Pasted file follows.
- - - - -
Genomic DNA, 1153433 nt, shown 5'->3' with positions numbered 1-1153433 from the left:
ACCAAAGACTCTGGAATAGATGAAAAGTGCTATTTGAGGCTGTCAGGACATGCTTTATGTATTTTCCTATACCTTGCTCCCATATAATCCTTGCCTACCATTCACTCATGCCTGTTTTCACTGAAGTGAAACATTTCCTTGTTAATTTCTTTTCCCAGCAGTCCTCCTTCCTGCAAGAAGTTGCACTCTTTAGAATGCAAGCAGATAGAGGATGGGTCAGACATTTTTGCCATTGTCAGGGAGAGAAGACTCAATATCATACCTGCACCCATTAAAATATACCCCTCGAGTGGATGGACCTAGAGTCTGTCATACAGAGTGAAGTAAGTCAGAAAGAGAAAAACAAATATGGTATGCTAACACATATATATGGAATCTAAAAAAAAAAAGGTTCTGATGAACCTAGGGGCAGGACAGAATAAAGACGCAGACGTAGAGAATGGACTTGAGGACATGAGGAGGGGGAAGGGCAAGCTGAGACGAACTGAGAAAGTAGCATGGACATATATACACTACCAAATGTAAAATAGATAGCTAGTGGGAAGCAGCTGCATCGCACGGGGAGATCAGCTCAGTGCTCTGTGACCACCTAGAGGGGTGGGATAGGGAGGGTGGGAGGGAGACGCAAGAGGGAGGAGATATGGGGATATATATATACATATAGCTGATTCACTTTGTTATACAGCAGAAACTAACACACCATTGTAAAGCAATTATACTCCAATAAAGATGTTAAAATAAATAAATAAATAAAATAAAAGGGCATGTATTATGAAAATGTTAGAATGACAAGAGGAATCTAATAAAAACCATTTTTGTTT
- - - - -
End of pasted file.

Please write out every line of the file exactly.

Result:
Genomic DNA, 1153433 nt, shown 5'->3' with positions numbered 1-1153433 from the left:
ACCAAAGACTCTGGAATAGATGAAAAGTGCTATTTGAGGCTGTCAGGACATGCTTTATGTATTTTCCTATACCTTGCTCCCATATAATCCTTGCCTACCATTCACTCATGCCTGTTTTCACTGAAGTGAAACATTTCCTTGTTAATTTCTTTTCCCAGCAGTCCTCCTTCCTGCAAGAAGTTGCACTCTTTAGAATGCAAGCAGATAGAGGATGGGTCAGACATTTTTGCCATTGTCAGGGAGAGAAGACTCAATATCATACCTGCACCCATTAAAATATACCCCTCGAGTGGATGGACCTAGAGTCTGTCATACAGAGTGAAGTAAGTCAGAAAGAGAAAAACAAATATGGTATGCTAACACATATATATGGAATCTAAAAAAAAAAAGGTTCTGATGAACCTAGGGGCAGGACAGAATAAAGACGCAGACGTAGAGAATGGACTTGAGGACATGAGGAGGGGGAAGGGCAAGCTGAGACGAACTGAGAAAGTAGCATGGACATATATACACTACCAAATGTAAAATAGATAGCTAGTGGGAAGCAGCTGCATCGCACGGGGAGATCAGCTCAGTGCTCTGTGACCACCTAGAGGGGTGGGATAGGGAGGGTGGGAGGGAGACGCAAGAGGGAGGAGATATGGGGATATATATATACATATAGCTGATTCACTTTGTTATACAGCAGAAACTAACACACCATTGTAAAGCAATTATACTCCAATAAAGATGTTAAAATAAATAAATAAATAAAATAAAAGGGCATGTATTATGAAAATGTTAGAATGACAAGAGGAATCTAATAAAAACCATTTTTGTTT